By Alfred Wong - images & text © 2003
The Angel, with its elegant, sculptural, yet purposeful design, and the ships of Star Wars shaped my own vision of sci-fi hardware more than any other source. In fact, my pet design, the Rapier, was heavily influenced by the Angel and Star Wars designs; the early concepts looked very much like a Star Wars-ized Angel! I originally saw the new UNCL kit on the Federation Models website and knew it was the one thing I wanted to get at Wonderfest, and I got it there for a good price!
Captain Scarlet was Gerry Anderson's attempt to craft a darker, more realistic and more “adult” version of his successful puppet shows. The show lasted a full season of 32 episodes, and is available on DVD now. The Angel Interceptors were all piloted by female pilots. Gerry Anderson's wife has been very proud of this and has even said that she believes was the seed of “Charlie's Angels”. The elegance and stylishness carried over to the pilots' flight gear - check out the snazzy headgear and the too-cool Foster Grants in this still from the show.
The UNCL Kit
Colin and I had planned to do a 1/48 kit of the Angel, and I had already started the masters, but that was abandoned after the licensing agreement fell through. The plane is supposed to be 60ft. long, which in 1/48 would have been a model of 15” in length. Personally, I always thought this was an over-estimation. I had the plans blown up to that size and it looks way too big at that size. The UNCL kit is almost 14” long, which places it at approx. 1/50, but I think it looks right at this size in a 1/48 scale collection.
The kit's 16 solid resin castings are clean and crisp, and expertly mastered. There were no signs of bubbles and only faint mold seam lines to clean up. A few bubbles did open up after primer was applied but were easily filled and cleaned up. The castings would have gotten a perfect 10 from me but for a couple of errors, both of which are pretty much impossible to fix short of major scratchbuilding. One error is that the starboard side intake is noticeably wider than the port side. In other words, there's a bit of asymmetry problem here.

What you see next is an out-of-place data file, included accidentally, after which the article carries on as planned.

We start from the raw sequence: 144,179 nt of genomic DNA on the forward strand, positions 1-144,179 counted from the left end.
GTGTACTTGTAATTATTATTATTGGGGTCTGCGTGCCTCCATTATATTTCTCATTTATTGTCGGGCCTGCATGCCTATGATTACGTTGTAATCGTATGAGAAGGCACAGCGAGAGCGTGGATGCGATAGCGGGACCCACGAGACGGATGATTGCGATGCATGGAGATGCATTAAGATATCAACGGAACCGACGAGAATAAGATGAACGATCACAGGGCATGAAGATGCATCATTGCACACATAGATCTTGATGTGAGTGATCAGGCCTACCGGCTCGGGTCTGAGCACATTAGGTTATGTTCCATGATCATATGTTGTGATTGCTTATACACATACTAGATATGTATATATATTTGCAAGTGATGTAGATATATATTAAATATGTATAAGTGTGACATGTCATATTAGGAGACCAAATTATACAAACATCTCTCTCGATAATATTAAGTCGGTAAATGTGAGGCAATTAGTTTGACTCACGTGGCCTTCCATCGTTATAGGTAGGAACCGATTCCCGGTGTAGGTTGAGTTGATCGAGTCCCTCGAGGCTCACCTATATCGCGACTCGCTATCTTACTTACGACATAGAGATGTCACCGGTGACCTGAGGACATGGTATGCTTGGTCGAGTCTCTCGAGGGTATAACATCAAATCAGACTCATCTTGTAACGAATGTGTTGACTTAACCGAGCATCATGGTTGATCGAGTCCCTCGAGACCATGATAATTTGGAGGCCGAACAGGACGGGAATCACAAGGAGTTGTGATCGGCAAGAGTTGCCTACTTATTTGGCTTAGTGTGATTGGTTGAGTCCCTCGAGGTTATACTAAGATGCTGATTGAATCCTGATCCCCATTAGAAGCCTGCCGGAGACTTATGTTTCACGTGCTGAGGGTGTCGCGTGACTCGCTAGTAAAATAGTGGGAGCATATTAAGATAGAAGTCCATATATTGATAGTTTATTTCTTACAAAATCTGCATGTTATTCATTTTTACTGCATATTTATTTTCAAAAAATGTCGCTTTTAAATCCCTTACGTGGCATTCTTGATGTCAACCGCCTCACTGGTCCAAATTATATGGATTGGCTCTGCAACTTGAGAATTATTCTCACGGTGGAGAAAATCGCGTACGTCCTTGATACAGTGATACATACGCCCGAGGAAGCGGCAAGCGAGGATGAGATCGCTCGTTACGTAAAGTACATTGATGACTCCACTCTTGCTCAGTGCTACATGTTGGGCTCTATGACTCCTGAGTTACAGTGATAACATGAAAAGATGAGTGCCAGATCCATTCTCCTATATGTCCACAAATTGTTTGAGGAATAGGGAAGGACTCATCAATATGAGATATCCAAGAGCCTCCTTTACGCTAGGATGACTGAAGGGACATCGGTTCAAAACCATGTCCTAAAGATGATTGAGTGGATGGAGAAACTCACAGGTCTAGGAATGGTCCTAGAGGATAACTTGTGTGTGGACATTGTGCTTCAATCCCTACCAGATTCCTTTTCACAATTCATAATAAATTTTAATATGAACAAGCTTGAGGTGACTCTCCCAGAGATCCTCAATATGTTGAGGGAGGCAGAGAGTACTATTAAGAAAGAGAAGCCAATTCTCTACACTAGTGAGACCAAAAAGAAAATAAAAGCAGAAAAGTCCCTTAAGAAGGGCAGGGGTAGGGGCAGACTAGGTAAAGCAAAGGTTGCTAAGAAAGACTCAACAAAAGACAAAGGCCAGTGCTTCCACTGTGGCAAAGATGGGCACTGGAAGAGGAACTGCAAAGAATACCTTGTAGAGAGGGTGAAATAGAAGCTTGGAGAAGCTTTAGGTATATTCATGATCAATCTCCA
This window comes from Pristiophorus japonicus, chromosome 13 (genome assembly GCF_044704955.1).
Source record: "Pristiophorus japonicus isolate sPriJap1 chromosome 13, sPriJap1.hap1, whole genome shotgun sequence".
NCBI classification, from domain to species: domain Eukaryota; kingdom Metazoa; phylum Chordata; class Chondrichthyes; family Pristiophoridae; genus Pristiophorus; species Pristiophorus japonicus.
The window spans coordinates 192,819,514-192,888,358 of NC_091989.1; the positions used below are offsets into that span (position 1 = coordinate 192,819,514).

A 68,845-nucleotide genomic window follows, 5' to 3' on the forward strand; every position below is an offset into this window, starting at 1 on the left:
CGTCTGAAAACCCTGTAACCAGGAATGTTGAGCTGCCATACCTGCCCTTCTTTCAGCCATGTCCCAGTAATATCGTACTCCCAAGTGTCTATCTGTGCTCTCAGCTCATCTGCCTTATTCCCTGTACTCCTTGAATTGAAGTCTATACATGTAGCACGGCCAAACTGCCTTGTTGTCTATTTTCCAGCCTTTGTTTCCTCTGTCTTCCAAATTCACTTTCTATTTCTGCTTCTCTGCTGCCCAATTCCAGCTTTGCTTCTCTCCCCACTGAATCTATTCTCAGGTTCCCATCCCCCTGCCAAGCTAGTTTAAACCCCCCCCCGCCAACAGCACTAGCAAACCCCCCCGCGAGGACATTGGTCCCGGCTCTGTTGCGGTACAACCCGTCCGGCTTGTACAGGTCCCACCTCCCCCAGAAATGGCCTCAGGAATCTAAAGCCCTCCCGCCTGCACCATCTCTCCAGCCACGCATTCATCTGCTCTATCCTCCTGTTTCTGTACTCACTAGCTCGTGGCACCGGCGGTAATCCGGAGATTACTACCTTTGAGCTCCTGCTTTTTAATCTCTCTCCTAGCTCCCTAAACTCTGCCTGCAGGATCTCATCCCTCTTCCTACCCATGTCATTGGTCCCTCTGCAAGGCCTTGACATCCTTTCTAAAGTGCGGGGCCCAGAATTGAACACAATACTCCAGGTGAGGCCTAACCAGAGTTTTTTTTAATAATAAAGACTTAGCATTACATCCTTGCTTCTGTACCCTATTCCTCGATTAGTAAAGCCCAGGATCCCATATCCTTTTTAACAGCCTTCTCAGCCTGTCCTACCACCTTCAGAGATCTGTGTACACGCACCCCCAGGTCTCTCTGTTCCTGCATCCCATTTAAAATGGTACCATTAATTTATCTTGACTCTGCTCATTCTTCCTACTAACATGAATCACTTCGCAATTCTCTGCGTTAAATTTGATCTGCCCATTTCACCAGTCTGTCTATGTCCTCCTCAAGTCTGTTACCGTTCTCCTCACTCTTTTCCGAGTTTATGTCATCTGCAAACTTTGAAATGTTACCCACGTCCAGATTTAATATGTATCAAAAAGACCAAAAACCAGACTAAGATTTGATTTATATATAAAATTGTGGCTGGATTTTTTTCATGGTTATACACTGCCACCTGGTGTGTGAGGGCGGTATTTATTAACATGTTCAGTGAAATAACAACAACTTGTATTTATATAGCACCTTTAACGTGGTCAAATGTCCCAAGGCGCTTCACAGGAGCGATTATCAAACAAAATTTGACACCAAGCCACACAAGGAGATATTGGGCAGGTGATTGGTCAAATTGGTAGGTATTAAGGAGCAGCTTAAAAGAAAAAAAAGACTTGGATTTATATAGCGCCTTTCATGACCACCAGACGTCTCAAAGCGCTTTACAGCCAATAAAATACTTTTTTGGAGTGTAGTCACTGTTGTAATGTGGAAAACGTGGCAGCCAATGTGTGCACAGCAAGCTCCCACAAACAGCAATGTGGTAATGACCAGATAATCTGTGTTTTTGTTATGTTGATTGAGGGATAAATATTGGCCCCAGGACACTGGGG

Another error is that the tail-plane is too long in chord, extending too far aft of the vertical tail. Again, this is hard to fix short of major scratchbuilding.
Otherwise, I have no other real complaints about this kit. The fit of the main components were very good; very little putty was needed. The panel lines were well-done for the most part, though with a few mis-scribes here and there.
The cockpit is rudimentary, and a bit more detail was added by me. The kit's pilot is pretty good, but the face is somewhat simplistic, and the plane of her face is set a bit too far back relative to her body. It's something most people may not notice, but to me, being a sculptor, this just looked odd. I replaced the head with a better female head from railroad figures. I added the helmet and long hair with MagicSculp putty. Her arms were cast in white metal. I replaced her right fisted hand with an opened grip holding a control column.
I also added more detail to the engine exhaust, which the kit gave as a plain, empty cylinder.
The vac-formed canopy fitted perfectly. A dip in Future made it crystal-clear.
The decals provided in the kit are of excellent quality, and have a nice gloss finish, which makes it far easier to hide the film. There are many stencils given to lend the model an air of realism. Inexplicably, there is only 2 Spectrum roundel provided for a model that requires 4! (Other readers have reported their kits had four roundels; also, one of the filming miniatures may actually have had two more underneath, at the ends of the horizontal bar in the large "A" marking. ---Ed..)Why, I have no idea! It's a very difficult marking to fabricate, so I e-mailed Jim Botaitis of JBOT decals for help. He came to the rescue with a beautiful complimentary set of decals for the kit, including a decal for the instrument panel, and a tiny roundel for the pilot's helmet. This is now for sale at his site.
There were no instructions for the stencils, you are supposed to get creative here. A strip of red decal sheet is also provided to do the various striping. The large “A” on the underside is given as a decal (mine was badly scratched) but is better painted on.
I was very happy to finally add the Angel Interceptor, a design that have meant so much to me, to my collection, in the manly/womanly scale! This is a kit I can recommend whole-heartedly. It's a bit expensive for a kit its size, but hey…you just gotta have it!
This page copyright © 2003 Starship Modeler. First published on 20 August 2003; Last updated on 21 August 2003.